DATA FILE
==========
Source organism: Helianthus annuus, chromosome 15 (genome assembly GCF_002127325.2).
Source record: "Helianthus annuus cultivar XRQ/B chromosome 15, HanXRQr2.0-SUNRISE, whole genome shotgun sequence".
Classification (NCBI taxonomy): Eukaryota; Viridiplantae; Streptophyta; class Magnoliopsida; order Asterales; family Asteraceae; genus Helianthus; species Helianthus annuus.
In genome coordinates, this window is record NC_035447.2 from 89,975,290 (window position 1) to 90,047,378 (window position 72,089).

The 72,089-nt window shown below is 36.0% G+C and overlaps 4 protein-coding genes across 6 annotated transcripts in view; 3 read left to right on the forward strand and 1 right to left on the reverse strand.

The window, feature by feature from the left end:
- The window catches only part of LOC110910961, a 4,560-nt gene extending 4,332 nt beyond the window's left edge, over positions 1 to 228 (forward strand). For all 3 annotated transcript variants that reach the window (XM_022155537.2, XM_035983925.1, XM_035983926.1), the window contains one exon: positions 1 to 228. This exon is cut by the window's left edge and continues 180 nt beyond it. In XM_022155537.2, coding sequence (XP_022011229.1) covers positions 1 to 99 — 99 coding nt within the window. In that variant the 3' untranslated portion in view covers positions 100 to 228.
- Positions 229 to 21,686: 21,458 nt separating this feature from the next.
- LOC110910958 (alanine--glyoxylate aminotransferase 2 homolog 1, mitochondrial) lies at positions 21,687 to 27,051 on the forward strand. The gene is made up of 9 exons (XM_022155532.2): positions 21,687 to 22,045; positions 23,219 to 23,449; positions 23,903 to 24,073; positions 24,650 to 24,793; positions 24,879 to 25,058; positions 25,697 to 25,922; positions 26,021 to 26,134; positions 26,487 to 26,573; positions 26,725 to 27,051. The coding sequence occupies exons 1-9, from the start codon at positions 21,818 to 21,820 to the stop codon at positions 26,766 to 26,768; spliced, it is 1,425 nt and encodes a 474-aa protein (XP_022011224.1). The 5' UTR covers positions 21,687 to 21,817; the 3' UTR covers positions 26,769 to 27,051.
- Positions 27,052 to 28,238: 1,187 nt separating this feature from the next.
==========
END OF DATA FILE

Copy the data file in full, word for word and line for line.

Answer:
Source organism: Helianthus annuus, chromosome 15 (genome assembly GCF_002127325.2).
Source record: "Helianthus annuus cultivar XRQ/B chromosome 15, HanXRQr2.0-SUNRISE, whole genome shotgun sequence".
Classification (NCBI taxonomy): Eukaryota; Viridiplantae; Streptophyta; class Magnoliopsida; order Asterales; family Asteraceae; genus Helianthus; species Helianthus annuus.
In genome coordinates, this window is record NC_035447.2 from 89,975,290 (window position 1) to 90,047,378 (window position 72,089).

The 72,089-nt window shown below is 36.0% G+C and overlaps 4 protein-coding genes across 6 annotated transcripts in view; 3 read left to right on the forward strand and 1 right to left on the reverse strand.

The window, feature by feature from the left end:
- The window catches only part of LOC110910961, a 4,560-nt gene extending 4,332 nt beyond the window's left edge, over positions 1 to 228 (forward strand). For all 3 annotated transcript variants that reach the window (XM_022155537.2, XM_035983925.1, XM_035983926.1), the window contains one exon: positions 1 to 228. This exon is cut by the window's left edge and continues 180 nt beyond it. In XM_022155537.2, coding sequence (XP_022011229.1) covers positions 1 to 99 — 99 coding nt within the window. In that variant the 3' untranslated portion in view covers positions 100 to 228.
- Positions 229 to 21,686: 21,458 nt separating this feature from the next.
- LOC110910958 (alanine--glyoxylate aminotransferase 2 homolog 1, mitochondrial) lies at positions 21,687 to 27,051 on the forward strand. The gene is made up of 9 exons (XM_022155532.2): positions 21,687 to 22,045; positions 23,219 to 23,449; positions 23,903 to 24,073; positions 24,650 to 24,793; positions 24,879 to 25,058; positions 25,697 to 25,922; positions 26,021 to 26,134; positions 26,487 to 26,573; positions 26,725 to 27,051. The coding sequence occupies exons 1-9, from the start codon at positions 21,818 to 21,820 to the stop codon at positions 26,766 to 26,768; spliced, it is 1,425 nt and encodes a 474-aa protein (XP_022011224.1). The 5' UTR covers positions 21,687 to 21,817; the 3' UTR covers positions 26,769 to 27,051.
- Positions 27,052 to 28,238: 1,187 nt separating this feature from the next.